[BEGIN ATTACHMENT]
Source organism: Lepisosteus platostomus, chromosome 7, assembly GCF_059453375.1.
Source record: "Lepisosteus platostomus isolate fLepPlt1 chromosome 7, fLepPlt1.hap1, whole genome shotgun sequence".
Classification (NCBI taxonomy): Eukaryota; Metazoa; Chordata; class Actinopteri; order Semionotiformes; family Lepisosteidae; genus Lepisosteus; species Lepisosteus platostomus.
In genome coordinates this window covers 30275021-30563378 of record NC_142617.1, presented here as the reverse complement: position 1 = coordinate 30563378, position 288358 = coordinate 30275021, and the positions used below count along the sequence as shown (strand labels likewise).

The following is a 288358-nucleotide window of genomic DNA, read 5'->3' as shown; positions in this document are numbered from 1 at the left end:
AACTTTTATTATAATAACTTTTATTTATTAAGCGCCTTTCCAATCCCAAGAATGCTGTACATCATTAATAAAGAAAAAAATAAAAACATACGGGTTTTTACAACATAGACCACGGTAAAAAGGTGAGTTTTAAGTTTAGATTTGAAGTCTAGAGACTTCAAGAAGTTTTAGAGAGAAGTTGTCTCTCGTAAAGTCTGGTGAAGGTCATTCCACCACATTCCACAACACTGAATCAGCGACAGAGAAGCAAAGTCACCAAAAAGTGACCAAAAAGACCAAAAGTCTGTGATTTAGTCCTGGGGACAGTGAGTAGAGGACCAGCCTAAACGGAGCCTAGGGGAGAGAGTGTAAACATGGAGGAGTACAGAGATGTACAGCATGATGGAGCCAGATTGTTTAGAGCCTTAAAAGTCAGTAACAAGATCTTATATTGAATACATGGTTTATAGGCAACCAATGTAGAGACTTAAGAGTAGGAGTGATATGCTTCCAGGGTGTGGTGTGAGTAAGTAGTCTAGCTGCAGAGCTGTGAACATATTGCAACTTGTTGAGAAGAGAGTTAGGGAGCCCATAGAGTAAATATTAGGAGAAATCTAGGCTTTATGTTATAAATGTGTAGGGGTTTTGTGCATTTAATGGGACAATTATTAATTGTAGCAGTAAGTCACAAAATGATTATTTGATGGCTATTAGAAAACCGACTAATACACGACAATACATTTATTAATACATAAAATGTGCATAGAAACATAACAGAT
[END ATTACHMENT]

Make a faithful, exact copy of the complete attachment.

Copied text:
Source organism: Lepisosteus platostomus, chromosome 7, assembly GCF_059453375.1.
Source record: "Lepisosteus platostomus isolate fLepPlt1 chromosome 7, fLepPlt1.hap1, whole genome shotgun sequence".
Classification (NCBI taxonomy): Eukaryota; Metazoa; Chordata; class Actinopteri; order Semionotiformes; family Lepisosteidae; genus Lepisosteus; species Lepisosteus platostomus.
In genome coordinates this window covers 30275021-30563378 of record NC_142617.1, presented here as the reverse complement: position 1 = coordinate 30563378, position 288358 = coordinate 30275021, and the positions used below count along the sequence as shown (strand labels likewise).

The following is a 288358-nucleotide window of genomic DNA, read 5'->3' as shown; positions in this document are numbered from 1 at the left end:
AACTTTTATTATAATAACTTTTATTTATTAAGCGCCTTTCCAATCCCAAGAATGCTGTACATCATTAATAAAGAAAAAAATAAAAACATACGGGTTTTTACAACATAGACCACGGTAAAAAGGTGAGTTTTAAGTTTAGATTTGAAGTCTAGAGACTTCAAGAAGTTTTAGAGAGAAGTTGTCTCTCGTAAAGTCTGGTGAAGGTCATTCCACCACATTCCACAACACTGAATCAGCGACAGAGAAGCAAAGTCACCAAAAAGTGACCAAAAAGACCAAAAGTCTGTGATTTAGTCCTGGGGACAGTGAGTAGAGGACCAGCCTAAACGGAGCCTAGGGGAGAGAGTGTAAACATGGAGGAGTACAGAGATGTACAGCATGATGGAGCCAGATTGTTTAGAGCCTTAAAAGTCAGTAACAAGATCTTATATTGAATACATGGTTTATAGGCAACCAATGTAGAGACTTAAGAGTAGGAGTGATATGCTTCCAGGGTGTGGTGTGAGTAAGTAGTCTAGCTGCAGAGCTGTGAACATATTGCAACTTGTTGAGAAGAGAGTTAGGGAGCCCATAGAGTAAATATTAGGAGAAATCTAGGCTTTATGTTATAAATGTGTAGGGGTTTTGTGCATTTAATGGGACAATTATTAATTGTAGCAGTAAGTCACAAAATGATTATTTGATGGCTATTAGAAAACCGACTAATACACGACAATACATTTATTAATACATAAAATGTGCATAGAAACATAACAGAT